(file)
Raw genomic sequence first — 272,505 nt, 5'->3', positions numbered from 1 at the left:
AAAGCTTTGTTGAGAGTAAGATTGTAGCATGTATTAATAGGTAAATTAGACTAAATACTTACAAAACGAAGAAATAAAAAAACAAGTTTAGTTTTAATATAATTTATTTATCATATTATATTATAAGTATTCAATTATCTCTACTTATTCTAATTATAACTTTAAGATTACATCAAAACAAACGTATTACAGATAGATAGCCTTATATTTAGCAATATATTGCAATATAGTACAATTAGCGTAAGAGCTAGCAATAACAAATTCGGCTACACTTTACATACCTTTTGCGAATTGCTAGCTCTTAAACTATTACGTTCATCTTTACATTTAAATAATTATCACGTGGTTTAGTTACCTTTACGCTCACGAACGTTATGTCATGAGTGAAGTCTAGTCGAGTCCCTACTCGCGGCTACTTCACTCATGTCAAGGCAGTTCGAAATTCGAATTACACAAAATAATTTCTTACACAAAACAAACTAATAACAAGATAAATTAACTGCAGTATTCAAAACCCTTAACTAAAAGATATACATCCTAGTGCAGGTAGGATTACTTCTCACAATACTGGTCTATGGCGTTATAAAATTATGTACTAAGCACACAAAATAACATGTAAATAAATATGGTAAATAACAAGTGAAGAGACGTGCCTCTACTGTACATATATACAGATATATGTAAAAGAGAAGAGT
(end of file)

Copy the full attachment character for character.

Raw genomic sequence first — 272,505 nt, 5'->3', positions numbered from 1 at the left:
AAAGCTTTGTTGAGAGTAAGATTGTAGCATGTATTAATAGGTAAATTAGACTAAATACTTACAAAACGAAGAAATAAAAAAACAAGTTTAGTTTTAATATAATTTATTTATCATATTATATTATAAGTATTCAATTATCTCTACTTATTCTAATTATAACTTTAAGATTACATCAAAACAAACGTATTACAGATAGATAGCCTTATATTTAGCAATATATTGCAATATAGTACAATTAGCGTAAGAGCTAGCAATAACAAATTCGGCTACACTTTACATACCTTTTGCGAATTGCTAGCTCTTAAACTATTACGTTCATCTTTACATTTAAATAATTATCACGTGGTTTAGTTACCTTTACGCTCACGAACGTTATGTCATGAGTGAAGTCTAGTCGAGTCCCTACTCGCGGCTACTTCACTCATGTCAAGGCAGTTCGAAATTCGAATTACACAAAATAATTTCTTACACAAAACAAACTAATAACAAGATAAATTAACTGCAGTATTCAAAACCCTTAACTAAAAGATATACATCCTAGTGCAGGTAGGATTACTTCTCACAATACTGGTCTATGGCGTTATAAAATTATGTACTAAGCACACAAAATAACATGTAAATAAATATGGTAAATAACAAGTGAAGAGACGTGCCTCTACTGTACATATATACAGATATATGTAAAAGAGAAGAGT